Is the Army Getting Ready to Give Up on the A-10 Warthog?

Kris Osborn

Key point: The F-35 can also do close air support and is much more advanced.

The US Army wants the F-35 to support its ground troops.

It’s that simple. We hear volumes of information about the Marine Corps vertical-take-off-and-landing F-35B, Navy carrier-launched F-35C and Air Force F-35A - but what does the Army think of the emerging Joint Strike Fighter?

Does the Army think the 5th-Gen stealth fighter would bring substantial value to targeting and attacking enemy ground forces in close proximity to advancing infantry? What kind of Close Air Support could it bring to high-risk, high-casualty ground war?

“When you are in a firefight, the first thing infantry wants to do it get on that radio to adjust fire for mortars and locate targets with close air support with planes or helicopters. You want fires. The F-35 has increased survivability and it will play a decisive role in the support of ground combat,” Army Chief of Staff Gen. Mark Milley told reporters at the Association of the United States Army Annual Symposium.

Gen. Milley’s comments are quite significant, given the historic value of close air support when it comes to ground war. His remarks also bear great relevance regarding the ongoing Pentagon evaluation assessing the F-35 and A-10 Warthog in close air support scenarios.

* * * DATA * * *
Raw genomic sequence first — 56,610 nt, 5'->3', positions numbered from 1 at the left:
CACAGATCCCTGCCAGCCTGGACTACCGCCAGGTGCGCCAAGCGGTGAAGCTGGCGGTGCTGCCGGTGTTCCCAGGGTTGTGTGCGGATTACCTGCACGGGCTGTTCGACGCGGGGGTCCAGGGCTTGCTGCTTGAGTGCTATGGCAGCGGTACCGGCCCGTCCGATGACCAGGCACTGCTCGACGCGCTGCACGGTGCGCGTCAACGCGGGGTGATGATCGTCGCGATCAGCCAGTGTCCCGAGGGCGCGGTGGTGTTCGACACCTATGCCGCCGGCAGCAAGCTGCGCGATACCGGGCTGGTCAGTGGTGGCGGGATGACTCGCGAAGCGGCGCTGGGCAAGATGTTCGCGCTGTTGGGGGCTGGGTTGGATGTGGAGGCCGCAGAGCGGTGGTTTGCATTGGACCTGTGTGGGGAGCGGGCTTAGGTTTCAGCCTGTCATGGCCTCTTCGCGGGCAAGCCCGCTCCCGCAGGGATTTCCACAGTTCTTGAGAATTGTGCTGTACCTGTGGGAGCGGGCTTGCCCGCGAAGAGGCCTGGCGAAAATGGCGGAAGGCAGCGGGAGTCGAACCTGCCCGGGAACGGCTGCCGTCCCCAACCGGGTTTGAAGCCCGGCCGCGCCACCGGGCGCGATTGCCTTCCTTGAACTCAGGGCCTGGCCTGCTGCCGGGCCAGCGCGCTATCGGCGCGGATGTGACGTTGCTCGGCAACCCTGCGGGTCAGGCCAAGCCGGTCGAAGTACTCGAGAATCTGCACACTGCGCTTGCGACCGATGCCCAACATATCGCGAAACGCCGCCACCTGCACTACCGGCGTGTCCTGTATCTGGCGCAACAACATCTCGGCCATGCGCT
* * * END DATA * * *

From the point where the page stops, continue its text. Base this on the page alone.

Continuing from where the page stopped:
Over the years, close-air-support to Army ground war has of course often made the difference between life and death - victory or defeat. The Army, Milley said, wants next-generation close-air-support for potential future warfare.

“We fight with the Navy, Marines and Air Force. Our soldiers have never heard an Air Force pilot say ‘I can’t fly into that low-altitude area,’ These guys take incredible risk. If there are troops on the ground, they are rolling in hot,” Milley said.

While Milley of course did not specifically compare the A-10 to the F-35 or say the Army prefers one aircraft over another, he did say the F-35 would be of great value in a high-stakes, force-on-force ground war.

Long-revered by ground troops as a “flying-tank,” the combat proven A-10 has been indispensable to ground-war victory. Its titanium hull, 30mm cannon, durability, built-in redundancy and weapons range has enabled the aircraft to sustain large amounts of small arms fire and combat damage - and keep flying.

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